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Start Your Song With A Bass Line… Here Are Some Who Did

With some songs all you need, musically, is a melody and a bass line.  The bass will suggest chords but, to ‘hear’ the song, it’s not necessary to hear the chords; just the bass line.

There are many songs with great bass parts that add immeasurably to the song.

But this week I’m looking at classic songs from the second half of the 20th century in which the bass line is so integral and irreplaceable that it’s easy to imagine that the song was written to it (although in most cases we don’t know for sure). And where it’s hard to imagine – or perform – the song without that bass line.

Think of ‘Stand By Me’ by Ben E. King.  It starts with the bass line and goes around the 8 bar progression eleven times with the line never changing – the whole song and arrangement is built on top of it – and it’s sturdy.

There’s a whole family of songs, including ‘Fever’. ‘Green Onions’, ”Money’, ‘Bassline’, and ‘Higher Ground’, written around the rising bass line of Root, b3, IV (C – Eb – F, in the key of ‘C’) .

And there’s another whole family of songs, such as ‘Hit The Road, Jack’, ‘Sixteen Tons’, and ‘Stray Cat Strut’ written around the descending bass line of Root, b7, b6, V (C – Bb – Ab – G, in the key of ‘C’).

There are songs in which the bass line grabs you right at the beginning, before you’ve heard much or anything else, such as ‘I Want You Back’, ‘Billie Jean’, ‘Wanna Be Startin’ Something (MJ was very good at this)…  A lot of classic R&B songs did the same thing – ‘Papa Was A Rolling Stone’, ‘Super Freak’, ‘For The Love Of Money’, ‘It’s Your Thing’, ‘I Wish’, ‘Thank You (falettinme be mice elf agin)’…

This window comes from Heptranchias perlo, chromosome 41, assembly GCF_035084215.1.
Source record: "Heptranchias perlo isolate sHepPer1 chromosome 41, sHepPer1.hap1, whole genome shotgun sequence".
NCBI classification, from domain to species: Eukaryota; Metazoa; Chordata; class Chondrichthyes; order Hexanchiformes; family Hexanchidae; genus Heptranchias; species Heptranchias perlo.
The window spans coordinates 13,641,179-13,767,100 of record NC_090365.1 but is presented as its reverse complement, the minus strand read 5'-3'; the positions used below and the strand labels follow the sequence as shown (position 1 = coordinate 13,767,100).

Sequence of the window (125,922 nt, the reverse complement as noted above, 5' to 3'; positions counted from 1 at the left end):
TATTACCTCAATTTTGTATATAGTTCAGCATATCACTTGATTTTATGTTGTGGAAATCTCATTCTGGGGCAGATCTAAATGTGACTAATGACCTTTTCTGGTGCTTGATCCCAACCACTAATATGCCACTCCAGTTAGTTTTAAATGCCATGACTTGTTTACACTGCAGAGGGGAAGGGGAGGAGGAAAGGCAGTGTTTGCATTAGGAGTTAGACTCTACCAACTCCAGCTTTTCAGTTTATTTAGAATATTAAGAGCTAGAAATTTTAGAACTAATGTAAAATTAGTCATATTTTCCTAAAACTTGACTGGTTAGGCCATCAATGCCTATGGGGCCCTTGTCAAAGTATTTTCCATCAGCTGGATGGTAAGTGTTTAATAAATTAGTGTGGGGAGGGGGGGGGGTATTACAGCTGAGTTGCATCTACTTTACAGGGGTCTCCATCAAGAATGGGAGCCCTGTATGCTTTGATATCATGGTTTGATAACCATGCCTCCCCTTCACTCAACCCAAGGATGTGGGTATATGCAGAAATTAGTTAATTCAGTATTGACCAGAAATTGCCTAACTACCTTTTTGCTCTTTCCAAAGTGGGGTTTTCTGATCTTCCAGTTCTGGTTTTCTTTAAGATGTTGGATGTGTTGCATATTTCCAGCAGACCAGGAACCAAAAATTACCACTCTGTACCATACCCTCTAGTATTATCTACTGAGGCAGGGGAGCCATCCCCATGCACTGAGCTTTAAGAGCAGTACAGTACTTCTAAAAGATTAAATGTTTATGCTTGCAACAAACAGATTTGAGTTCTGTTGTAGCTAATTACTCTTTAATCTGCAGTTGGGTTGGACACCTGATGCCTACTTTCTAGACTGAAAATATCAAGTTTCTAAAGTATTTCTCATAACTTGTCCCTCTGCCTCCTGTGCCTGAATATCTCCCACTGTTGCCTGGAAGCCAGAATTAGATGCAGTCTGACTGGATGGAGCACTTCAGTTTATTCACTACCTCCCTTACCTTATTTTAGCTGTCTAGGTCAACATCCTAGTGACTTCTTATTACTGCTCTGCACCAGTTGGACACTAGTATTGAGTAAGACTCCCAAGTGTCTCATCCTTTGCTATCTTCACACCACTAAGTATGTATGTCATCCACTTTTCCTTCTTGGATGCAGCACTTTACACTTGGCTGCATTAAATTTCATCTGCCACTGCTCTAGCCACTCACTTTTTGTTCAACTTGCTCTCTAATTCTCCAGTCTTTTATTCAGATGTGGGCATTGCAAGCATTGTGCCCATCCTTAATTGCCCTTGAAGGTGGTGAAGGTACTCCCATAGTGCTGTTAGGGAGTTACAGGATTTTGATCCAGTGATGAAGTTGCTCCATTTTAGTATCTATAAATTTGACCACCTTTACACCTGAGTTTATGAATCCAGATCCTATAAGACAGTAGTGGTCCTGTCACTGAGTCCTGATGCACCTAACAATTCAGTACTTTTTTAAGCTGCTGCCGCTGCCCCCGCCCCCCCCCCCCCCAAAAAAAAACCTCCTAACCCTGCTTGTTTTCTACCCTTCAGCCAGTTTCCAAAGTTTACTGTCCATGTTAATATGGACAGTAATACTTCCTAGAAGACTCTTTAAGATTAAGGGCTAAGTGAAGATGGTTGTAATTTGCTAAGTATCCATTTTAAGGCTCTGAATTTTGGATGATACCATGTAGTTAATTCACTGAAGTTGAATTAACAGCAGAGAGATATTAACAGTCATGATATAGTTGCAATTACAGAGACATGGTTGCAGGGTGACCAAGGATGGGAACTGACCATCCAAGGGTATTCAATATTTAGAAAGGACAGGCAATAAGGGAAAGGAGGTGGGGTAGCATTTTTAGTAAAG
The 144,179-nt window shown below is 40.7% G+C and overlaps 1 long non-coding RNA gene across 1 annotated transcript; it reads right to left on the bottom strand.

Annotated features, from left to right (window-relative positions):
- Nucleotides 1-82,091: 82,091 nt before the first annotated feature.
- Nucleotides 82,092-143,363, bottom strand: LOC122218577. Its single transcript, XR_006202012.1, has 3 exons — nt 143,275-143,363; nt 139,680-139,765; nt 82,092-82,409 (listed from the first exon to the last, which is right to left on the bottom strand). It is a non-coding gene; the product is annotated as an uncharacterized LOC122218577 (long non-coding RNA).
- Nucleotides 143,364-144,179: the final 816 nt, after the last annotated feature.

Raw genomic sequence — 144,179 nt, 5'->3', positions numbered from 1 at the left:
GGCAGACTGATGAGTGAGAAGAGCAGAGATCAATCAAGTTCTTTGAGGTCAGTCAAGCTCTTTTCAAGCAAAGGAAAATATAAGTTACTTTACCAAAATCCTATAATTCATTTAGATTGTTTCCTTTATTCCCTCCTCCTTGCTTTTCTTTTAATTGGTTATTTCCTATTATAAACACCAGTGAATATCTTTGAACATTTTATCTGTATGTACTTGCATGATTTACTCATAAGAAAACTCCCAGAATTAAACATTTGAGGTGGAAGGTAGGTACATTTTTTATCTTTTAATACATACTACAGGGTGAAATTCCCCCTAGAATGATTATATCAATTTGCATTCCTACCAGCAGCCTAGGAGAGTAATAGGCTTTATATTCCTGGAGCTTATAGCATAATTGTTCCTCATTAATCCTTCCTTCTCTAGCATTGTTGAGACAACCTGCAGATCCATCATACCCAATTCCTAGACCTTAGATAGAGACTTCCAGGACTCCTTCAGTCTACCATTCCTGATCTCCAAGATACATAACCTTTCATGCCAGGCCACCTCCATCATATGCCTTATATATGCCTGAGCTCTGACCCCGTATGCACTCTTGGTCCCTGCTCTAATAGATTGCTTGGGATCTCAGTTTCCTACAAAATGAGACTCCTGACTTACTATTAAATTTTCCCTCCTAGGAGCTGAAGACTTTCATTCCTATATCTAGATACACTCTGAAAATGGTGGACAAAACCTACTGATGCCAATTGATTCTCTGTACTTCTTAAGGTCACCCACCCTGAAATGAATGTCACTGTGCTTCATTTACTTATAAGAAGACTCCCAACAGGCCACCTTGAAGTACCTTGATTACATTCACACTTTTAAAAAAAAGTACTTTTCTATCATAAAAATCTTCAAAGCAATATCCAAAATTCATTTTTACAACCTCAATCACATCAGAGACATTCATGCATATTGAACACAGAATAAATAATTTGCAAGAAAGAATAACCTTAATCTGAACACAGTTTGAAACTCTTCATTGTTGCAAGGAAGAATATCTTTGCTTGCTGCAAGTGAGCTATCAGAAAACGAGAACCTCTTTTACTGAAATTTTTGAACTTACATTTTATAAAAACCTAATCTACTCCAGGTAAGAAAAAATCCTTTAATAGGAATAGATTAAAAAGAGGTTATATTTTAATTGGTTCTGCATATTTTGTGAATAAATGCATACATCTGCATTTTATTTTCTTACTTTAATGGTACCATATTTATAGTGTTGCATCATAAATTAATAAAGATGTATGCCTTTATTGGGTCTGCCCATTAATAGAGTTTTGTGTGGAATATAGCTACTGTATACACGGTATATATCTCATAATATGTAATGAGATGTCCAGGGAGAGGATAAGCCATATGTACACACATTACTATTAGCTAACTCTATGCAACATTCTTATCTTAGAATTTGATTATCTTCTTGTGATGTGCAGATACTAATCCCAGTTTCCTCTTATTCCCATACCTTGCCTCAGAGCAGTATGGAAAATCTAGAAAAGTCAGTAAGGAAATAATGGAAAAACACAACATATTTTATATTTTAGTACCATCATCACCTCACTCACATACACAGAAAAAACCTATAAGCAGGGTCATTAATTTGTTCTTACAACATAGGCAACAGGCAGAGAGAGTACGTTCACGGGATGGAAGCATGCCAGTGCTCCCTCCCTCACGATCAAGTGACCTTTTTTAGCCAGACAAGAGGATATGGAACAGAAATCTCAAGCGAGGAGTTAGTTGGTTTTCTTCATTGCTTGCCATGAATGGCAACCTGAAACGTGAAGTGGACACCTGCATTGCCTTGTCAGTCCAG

Lou Reed’s ‘Take A Walk On The Wild Side’ is inseparable from Herbie Flowers’ rolling 10ths bass line.  ‘White Rabbit’ by Jefferson Airplane is set on course by Jack Casady’s roots and fifths… calling back to Ravel’s ‘Bolero’ and foreshadowing the bass line of Madonna and Nile Rodgers’ version of ‘Material Girl’.

And speaking of Nile, what about what may be the most influential bass line of the last quarter of the 20th century (and into the 21st)?  Created and played by Nile’s late, great partner, the superb bassist Bernard Edwards, that would be the bass part on Chic’s ‘Good Times’… which led to The Sugarhill Gang’s classic ‘Rapper’s Delight’… which led to Queen’s ‘Another One Bites The Dust’… and many more.

I’m sure that many of the songs above were not written to the bass line.  Some of them probably were.  But the bass line in all of them is so embedded in the DNA of the song that it’s very difficult to separate them.

Bottom line? (Sorry…)  Writing – starting – a song with a strong bass line is a great way to go and one that, in my experience, is an option that’s too often ignored (by me anyway…).

Let me know your thoughts in the Comments section below:


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4 responses to “Start Your Song With A Bass Line… Here Are Some Who Did”

  • Connie Davis Rouse

    “All about that bass…”. I am a lyricist but songs come to me with melodies, though I do not play! It seemed pretty weird before reading this because all I hear at first is the beat, the base line! Then the words become the melody. May only be me, but it works! Thank you for this blog and the time you spend teaching us how to become better writers, sharing the lessons you already learned, pushing us forward. I may never write a hit song BUT reading your blogs makes me think I could! Keep sharing! May you be blessed as you bless others! Thanks from South Carolina!

  • Mark Permann

    Brings to mind a Recode talk by producer Oak Felder on how the song Sorry Not Sorry came to be. He started with a cord progression he thought was awesome but his collaborators didn’t respond to at all. He backed up and restarted with a base line, which they loved…after which he put the same chord progression right on top, and the song was off to the races.

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